Corporate Eye

If You Give Guidance, Are You Going in the Right Direction? Part 1

directionToday I want to move from discussing the general aspect of communications in investor relations to one type of communications in particular, that of guidance. 

In a number of ways, companies giving guidance, either on expected revenues or profits, is a mug’s game. If a company gives guidance, and it hits the projected numbers, then they get no credit for it. On the other hand, if the company misses the numbers it guided to, investors really penalize it because they expect the company to have better insight into the business than they do. And if the company is lucky enough to beat guidance, then management was sandbagging the numbers and analysts will raise their future estimates so high that the company is sure to miss expectations in the near future.

Yet the practice is wide spread. According to a 2010 NIRI survey on guidance practices in the United States, of the 269 responding companies, 90% provided some form of guidance, 58% provided guidance on earnings/EPS and 62% on revenue or sales.

Baruch Lev, in his book “Winning Investors Over” uses data from First Call and comes up with around 800 companies that provided quarterly guidance and 1,400 that provided annual guidance in 2007. From this I infer that companies must feel compelled to issue guidance because no sane businessman is going to want to make a public forecast unless he is forced to do so.

And yet there is not a lot of data to either support giving guidance to investors or to remain silent on the issue. And the research that is out there shows mixed results. (I read this stuff and summarize it so that you don’t have to. Believe me, financial academics were not English majors as undergraduates.)

In his book Baruch Lev cites a number of academic studies in support of giving guidance. First, there is a study that shows that companies are more accurate at quarterly guidance than analysts. (This, of course, is not evidence that company guidance is necessarily very accurate, just that it’s more accurate than analysts’.) Second, he cites studies that indicate that guidance enriches the information environment in the capital markets. By this I think he means that the very act of giving guidance is another piece of information, which helps improve transparency. And academic studies show that transparency leads to higher stock prices, lower stock volatility and reduced cost of capital.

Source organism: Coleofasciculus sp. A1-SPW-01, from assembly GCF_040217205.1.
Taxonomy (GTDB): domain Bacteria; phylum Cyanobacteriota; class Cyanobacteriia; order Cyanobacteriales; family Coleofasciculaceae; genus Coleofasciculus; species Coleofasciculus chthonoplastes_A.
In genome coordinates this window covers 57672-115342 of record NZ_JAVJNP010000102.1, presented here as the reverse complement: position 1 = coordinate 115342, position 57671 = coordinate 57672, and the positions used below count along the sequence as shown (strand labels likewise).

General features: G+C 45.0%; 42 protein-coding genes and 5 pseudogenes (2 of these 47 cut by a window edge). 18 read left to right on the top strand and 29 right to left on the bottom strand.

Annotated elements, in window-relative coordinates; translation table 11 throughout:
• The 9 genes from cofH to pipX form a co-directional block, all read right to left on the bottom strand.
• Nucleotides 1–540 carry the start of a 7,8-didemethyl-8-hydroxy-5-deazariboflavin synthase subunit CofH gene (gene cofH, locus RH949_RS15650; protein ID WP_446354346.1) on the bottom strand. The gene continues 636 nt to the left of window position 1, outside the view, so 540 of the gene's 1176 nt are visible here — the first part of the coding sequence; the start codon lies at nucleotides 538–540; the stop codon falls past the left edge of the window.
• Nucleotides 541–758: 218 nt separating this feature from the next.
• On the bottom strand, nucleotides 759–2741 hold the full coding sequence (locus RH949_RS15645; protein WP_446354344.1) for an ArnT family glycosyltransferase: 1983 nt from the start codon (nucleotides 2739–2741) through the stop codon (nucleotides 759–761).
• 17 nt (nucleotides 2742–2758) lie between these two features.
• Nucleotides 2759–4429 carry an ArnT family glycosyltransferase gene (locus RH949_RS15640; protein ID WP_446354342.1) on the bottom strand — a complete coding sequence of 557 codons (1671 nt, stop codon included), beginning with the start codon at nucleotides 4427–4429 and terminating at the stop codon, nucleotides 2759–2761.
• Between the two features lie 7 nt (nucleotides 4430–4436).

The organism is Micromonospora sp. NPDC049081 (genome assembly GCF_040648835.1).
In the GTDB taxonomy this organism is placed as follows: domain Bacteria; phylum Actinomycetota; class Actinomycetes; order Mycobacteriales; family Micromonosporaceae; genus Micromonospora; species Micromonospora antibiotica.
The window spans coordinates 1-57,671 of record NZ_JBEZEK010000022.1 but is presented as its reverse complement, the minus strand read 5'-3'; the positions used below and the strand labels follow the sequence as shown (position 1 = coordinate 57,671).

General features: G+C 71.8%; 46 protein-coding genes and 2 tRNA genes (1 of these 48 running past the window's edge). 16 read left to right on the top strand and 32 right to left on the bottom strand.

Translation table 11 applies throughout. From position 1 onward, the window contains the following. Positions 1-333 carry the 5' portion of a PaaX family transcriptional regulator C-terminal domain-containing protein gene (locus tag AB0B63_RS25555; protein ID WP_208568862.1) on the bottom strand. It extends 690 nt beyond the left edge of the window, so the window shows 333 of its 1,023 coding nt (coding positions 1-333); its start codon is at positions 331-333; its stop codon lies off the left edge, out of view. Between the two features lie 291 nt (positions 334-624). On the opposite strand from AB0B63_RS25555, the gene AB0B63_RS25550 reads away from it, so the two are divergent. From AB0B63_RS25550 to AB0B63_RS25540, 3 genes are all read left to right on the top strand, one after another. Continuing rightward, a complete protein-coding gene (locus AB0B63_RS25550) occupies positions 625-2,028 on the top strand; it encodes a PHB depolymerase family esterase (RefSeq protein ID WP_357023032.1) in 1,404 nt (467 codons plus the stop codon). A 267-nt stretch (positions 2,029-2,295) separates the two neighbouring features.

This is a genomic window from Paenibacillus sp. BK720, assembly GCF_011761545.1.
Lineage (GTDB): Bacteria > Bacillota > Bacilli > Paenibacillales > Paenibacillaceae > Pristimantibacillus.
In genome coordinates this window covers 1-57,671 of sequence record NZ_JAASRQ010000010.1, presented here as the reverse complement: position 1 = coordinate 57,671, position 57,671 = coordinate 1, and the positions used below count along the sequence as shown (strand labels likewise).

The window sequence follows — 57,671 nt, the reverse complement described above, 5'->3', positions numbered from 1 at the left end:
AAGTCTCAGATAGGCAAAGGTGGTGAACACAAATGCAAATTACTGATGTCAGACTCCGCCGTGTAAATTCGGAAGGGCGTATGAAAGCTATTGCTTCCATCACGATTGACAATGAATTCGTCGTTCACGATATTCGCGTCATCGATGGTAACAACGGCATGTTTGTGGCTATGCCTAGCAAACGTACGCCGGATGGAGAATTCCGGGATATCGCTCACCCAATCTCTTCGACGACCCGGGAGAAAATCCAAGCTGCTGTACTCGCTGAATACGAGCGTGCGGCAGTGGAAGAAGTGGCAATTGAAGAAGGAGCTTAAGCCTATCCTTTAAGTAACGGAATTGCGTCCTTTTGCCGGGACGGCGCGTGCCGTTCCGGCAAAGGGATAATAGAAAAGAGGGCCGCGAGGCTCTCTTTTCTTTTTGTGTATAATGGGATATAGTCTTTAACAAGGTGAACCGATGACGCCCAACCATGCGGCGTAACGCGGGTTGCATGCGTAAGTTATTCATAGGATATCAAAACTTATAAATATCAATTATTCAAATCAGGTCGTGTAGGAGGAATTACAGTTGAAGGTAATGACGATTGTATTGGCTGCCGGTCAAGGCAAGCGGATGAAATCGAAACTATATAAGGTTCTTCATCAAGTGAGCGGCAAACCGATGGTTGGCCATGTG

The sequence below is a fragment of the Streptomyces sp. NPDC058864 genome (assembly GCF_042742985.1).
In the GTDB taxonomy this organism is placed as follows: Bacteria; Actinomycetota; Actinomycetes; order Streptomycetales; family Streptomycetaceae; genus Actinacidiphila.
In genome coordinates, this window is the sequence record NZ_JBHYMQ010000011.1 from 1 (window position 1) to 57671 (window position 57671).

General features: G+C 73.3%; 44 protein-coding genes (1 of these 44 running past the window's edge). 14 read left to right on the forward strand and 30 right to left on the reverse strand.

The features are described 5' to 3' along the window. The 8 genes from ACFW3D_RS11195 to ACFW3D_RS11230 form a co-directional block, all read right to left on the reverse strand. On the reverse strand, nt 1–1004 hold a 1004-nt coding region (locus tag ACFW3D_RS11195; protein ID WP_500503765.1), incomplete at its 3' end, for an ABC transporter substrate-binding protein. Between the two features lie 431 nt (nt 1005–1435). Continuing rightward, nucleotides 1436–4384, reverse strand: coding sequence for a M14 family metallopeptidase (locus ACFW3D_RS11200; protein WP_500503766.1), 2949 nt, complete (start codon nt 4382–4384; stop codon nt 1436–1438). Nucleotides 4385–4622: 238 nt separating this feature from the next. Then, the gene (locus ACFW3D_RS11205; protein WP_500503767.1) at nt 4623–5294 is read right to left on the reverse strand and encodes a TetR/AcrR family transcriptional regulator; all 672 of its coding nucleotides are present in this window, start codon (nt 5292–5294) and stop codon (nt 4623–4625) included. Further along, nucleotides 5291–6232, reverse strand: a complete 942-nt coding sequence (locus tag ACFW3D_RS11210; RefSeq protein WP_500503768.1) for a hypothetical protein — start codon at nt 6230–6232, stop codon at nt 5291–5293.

On the other hand, the consulting firm McKinsey, in a study published in the Spring of 2006, concludes “Our analysis of the perceived benefits of issuing frequent earnings guidance found no evidence that it affects valuation multiples, improves shareholder returns, or reduces share price volatility. The only significant effect we observed is an increase in trading volumes when companies start issuing guidance…”

So there you have it: duelling experts that lead you to exactly opposite conclusions. Because there is no clear cut theoretical reason for a company to issue guidance, what it boils down to is that each company needs to consider its own situation – the industry they are in, its characteristics, the company’s ability to deliver on its forecasts and a variety of other factors that I will explore in more detail in a following post.

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John Palizza

John recently retired as a Lecturer in Management at Rice University’s Jones Graduate School of Management, where he taught investor relations. Prior to that, John was in charge of investor relations for Sysco Corporation and Walgreen Co. He holds a MBA from the Kellogg Graduate School of Management at Northwestern University and a law degree from Loyola University of Chicago. You can learn more about John’s thinking about investor relations at his blog, Investor Relations Musings.
 
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